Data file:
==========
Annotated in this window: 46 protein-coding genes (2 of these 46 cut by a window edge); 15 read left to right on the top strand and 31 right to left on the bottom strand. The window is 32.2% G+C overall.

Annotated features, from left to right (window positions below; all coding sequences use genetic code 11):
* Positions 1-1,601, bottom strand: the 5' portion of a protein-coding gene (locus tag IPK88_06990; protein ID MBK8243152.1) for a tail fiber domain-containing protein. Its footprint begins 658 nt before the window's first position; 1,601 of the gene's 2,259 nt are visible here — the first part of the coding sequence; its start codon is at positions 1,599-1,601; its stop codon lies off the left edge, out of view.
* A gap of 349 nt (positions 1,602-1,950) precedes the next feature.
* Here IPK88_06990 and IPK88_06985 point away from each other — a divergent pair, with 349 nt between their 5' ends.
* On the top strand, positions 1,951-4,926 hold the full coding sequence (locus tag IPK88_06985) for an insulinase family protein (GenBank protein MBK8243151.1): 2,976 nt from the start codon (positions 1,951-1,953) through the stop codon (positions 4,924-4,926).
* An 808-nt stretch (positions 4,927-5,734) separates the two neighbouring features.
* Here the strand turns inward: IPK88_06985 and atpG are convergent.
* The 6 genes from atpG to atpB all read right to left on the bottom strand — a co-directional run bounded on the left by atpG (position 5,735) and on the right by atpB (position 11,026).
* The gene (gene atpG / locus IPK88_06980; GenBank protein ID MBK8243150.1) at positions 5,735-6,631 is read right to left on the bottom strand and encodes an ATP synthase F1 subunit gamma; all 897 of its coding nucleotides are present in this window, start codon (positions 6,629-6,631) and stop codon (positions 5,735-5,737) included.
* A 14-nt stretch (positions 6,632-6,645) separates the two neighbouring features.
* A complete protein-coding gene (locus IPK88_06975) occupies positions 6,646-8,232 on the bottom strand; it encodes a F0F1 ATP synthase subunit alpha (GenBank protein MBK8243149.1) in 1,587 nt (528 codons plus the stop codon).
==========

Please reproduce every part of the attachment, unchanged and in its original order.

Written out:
Annotated in this window: 46 protein-coding genes (2 of these 46 cut by a window edge); 15 read left to right on the top strand and 31 right to left on the bottom strand. The window is 32.2% G+C overall.

Annotated features, from left to right (window positions below; all coding sequences use genetic code 11):
* Positions 1-1,601, bottom strand: the 5' portion of a protein-coding gene (locus tag IPK88_06990; protein ID MBK8243152.1) for a tail fiber domain-containing protein. Its footprint begins 658 nt before the window's first position; 1,601 of the gene's 2,259 nt are visible here — the first part of the coding sequence; its start codon is at positions 1,599-1,601; its stop codon lies off the left edge, out of view.
* A gap of 349 nt (positions 1,602-1,950) precedes the next feature.
* Here IPK88_06990 and IPK88_06985 point away from each other — a divergent pair, with 349 nt between their 5' ends.
* On the top strand, positions 1,951-4,926 hold the full coding sequence (locus tag IPK88_06985) for an insulinase family protein (GenBank protein MBK8243151.1): 2,976 nt from the start codon (positions 1,951-1,953) through the stop codon (positions 4,924-4,926).
* An 808-nt stretch (positions 4,927-5,734) separates the two neighbouring features.
* Here the strand turns inward: IPK88_06985 and atpG are convergent.
* The 6 genes from atpG to atpB all read right to left on the bottom strand — a co-directional run bounded on the left by atpG (position 5,735) and on the right by atpB (position 11,026).
* The gene (gene atpG / locus IPK88_06980; GenBank protein ID MBK8243150.1) at positions 5,735-6,631 is read right to left on the bottom strand and encodes an ATP synthase F1 subunit gamma; all 897 of its coding nucleotides are present in this window, start codon (positions 6,629-6,631) and stop codon (positions 5,735-5,737) included.
* A 14-nt stretch (positions 6,632-6,645) separates the two neighbouring features.
* A complete protein-coding gene (locus IPK88_06975) occupies positions 6,646-8,232 on the bottom strand; it encodes a F0F1 ATP synthase subunit alpha (GenBank protein MBK8243149.1) in 1,587 nt (528 codons plus the stop codon).